Anyway, I wanted to share some thoughts on the country, since I've got some time to write (and a computer to write on, which probably won't be the case after this). Please remember these are ideas are just my own, and that, as with any country, there is always a spectrum of opinions about various issues. Also, some figures are what I've heard here, so I can't guarantee their accuracy. With that primer, here are some random, unconnected musings...
(This got a big long - I think the paragraph starting with "Perhaps just as depressing..." is the most interesting, fwiw.)
The heat season is dawning, and for Uttar Pradesh, it really doesn't look good. UP is the biggest state in the country and has long been one of the poorest - locally, it was often a running joke that similar, nearby Bihar had it worse, but recently the perception is that Bihar has improved considerably, deepening frustration with the government. Power cuts have always been the norm, even in the winter, but they will likely hit harder this year - the state owes Rs. 6,000 crore (around $1.2B) for power it has bought from other states. When I was here last in late May 2010, the power would be on an average of 9-12 hours per day, but my relatives seem to think it may even dip below that this year.
It's been interesting to see this firsthand - when I arrived a little over a week ago, the power would be gone 3-4 hours a day, and the daily high was around 85-90F. Just over the past 10 days, the temperature has slowly climbed to the triple digits, and power cuts risen with them - over the past day, the power has been out more than 10 hours.
Of course, the population hasn't taken this lying down. My earliest memories of Kanpur (circa early 1990s) consist of pitch-black nights, candles, and flashlights. Shortly after, my family added a (gas) generator, used somewhere between liberally and for emergencies. Today, there are "inverters" on both floors - essentially batteries that turn on when the power goes off, powering basic devices (particularly fans and lights) which are fully connected so that they only power devices that draw limited power (quite snazzy, right?). This seems to be standard for the middle class (though keep in mind the middle class in Kanpur is very, very different from middle class in America). But there still are limits - today, I woke up at 6am to the piercing whistle of the inverter letting us know it was almost discharged, having powered two ceiling fans all night.
UPDATE (from a day later): Right on time, both inverters went out last night. Dinner was had by candle light, childhood memories were conjured. The irony (and, of course, food) was delicious.
Moving on, I got a very interesting look at the remnants and effects of the caste system, thanks to a couple college-aged neighbors. I should have known all about the quota system (and perhaps many of you do), but I thought it might be of interest to describe it briefly. Starting from the top, the caste system was an intricate classification of the population based on last name, which corresponded to a profession. These were roughly grouped into 4 classes: Brahmins (priests), Kshatriyas (warriors), Vaishyas (merchants), and Shudra (laborers, servants, and untouchables; the last of which call themselves Dalits).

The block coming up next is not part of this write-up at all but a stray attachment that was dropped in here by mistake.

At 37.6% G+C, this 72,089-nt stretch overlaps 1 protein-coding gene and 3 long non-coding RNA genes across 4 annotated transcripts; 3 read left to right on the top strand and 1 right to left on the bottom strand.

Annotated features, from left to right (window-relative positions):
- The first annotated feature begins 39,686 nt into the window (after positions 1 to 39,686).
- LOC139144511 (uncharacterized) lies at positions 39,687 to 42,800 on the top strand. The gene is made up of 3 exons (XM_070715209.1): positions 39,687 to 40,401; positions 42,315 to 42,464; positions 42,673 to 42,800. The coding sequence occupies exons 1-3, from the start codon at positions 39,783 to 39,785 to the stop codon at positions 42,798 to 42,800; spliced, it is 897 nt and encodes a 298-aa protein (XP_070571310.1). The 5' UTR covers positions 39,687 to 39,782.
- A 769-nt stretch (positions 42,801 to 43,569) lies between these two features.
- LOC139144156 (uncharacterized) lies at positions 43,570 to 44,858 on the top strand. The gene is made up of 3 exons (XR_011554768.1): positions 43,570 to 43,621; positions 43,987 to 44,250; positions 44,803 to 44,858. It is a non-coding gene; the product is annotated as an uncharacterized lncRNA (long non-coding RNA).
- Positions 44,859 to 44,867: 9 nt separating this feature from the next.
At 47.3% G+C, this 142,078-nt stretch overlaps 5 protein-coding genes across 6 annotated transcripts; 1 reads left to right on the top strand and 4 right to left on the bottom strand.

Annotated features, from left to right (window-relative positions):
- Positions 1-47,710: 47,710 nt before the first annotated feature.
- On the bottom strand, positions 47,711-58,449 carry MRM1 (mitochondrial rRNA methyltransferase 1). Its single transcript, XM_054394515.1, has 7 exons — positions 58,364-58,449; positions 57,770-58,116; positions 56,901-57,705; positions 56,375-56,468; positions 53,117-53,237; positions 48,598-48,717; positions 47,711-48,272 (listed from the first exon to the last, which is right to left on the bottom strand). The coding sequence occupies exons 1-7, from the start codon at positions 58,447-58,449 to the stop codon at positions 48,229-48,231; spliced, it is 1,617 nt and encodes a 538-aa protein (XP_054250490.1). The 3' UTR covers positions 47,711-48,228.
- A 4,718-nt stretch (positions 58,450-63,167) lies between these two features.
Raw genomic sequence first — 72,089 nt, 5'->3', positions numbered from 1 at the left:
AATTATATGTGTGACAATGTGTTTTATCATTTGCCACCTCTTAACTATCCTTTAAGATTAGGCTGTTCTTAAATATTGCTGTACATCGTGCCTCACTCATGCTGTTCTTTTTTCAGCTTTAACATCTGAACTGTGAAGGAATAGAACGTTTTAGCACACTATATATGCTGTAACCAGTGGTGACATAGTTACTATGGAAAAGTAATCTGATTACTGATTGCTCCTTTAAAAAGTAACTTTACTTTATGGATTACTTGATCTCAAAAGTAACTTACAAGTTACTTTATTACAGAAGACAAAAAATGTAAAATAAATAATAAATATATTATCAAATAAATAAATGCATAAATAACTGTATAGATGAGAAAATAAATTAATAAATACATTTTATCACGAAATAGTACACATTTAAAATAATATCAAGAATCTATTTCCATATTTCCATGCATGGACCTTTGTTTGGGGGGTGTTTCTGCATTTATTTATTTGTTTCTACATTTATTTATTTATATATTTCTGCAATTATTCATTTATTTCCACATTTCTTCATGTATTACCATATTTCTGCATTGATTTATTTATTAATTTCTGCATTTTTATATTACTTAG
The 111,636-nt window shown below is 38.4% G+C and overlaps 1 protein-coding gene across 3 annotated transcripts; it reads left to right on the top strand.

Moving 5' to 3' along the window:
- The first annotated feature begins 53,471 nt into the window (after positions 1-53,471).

The basic story is known - the system resulted in discrimination, enslavement, and all sorts of other bad stuff (that's the technical term). What was fascinating was hearing about the affirmative action program that has been put in place to counteract these historical injustices. It's called the "Reservation System" and splits Indian society into 4 groups (that don't correspond to the 4 castes), listed in order: General (all relatively privileged classes, including the top 3 castes), OBC (generally the upper range of Shudras/non-Untouchables, standing for Other Backward Classes - pc, eh? :), Scheduled Castes (generally Dalits/previously called Untouchables), and Scheduled Tribes (very poor, "tribal" people).
The majority of infrastructure of higher education, employment, and even government is built on this reservation system. Various percentages of universities are reserved for each class . Since tests play a big role in determining admissions, differences can be stark: as an example, people from the General quota know that they need over 60% on a certain test to get in to a particular school, but also know that someone from OBC will get in with 45%, and SC with 40% (those are real numbers, according to my neighbors).
The net effect of this system is that members of lower castes have been able to progress in society. However, because the reservation system is socioeconomic-blind, many of the people benefiting from the system come from privilege in the first place. Furthermore, the constantly entrenched idea of different classes in competition in society can fuel nepotism in certain situations. Finally, it can be difficult for competent people from high classes to advance in organizations, and the frustrating process can contribute to the already prominent brain drain. These types of situations certainly played a large role in my Dad's (easy) decision to leave the country when he could.
Switching gears again, tourism has taken a 25% hit since the Delhi gang rape incident, and women tourists are down 35%. New rape cases are alarmingly common in the papers. People here seem to be split on whether the higher visibility of the incidents seem to reflect a genuine increase in these sorts of crimes, or just a higher incidence of them being reported and written about in news sources. My hunch is the latter, but who really knows. The only silver lining is that public awareness of the issues is certainly increasing.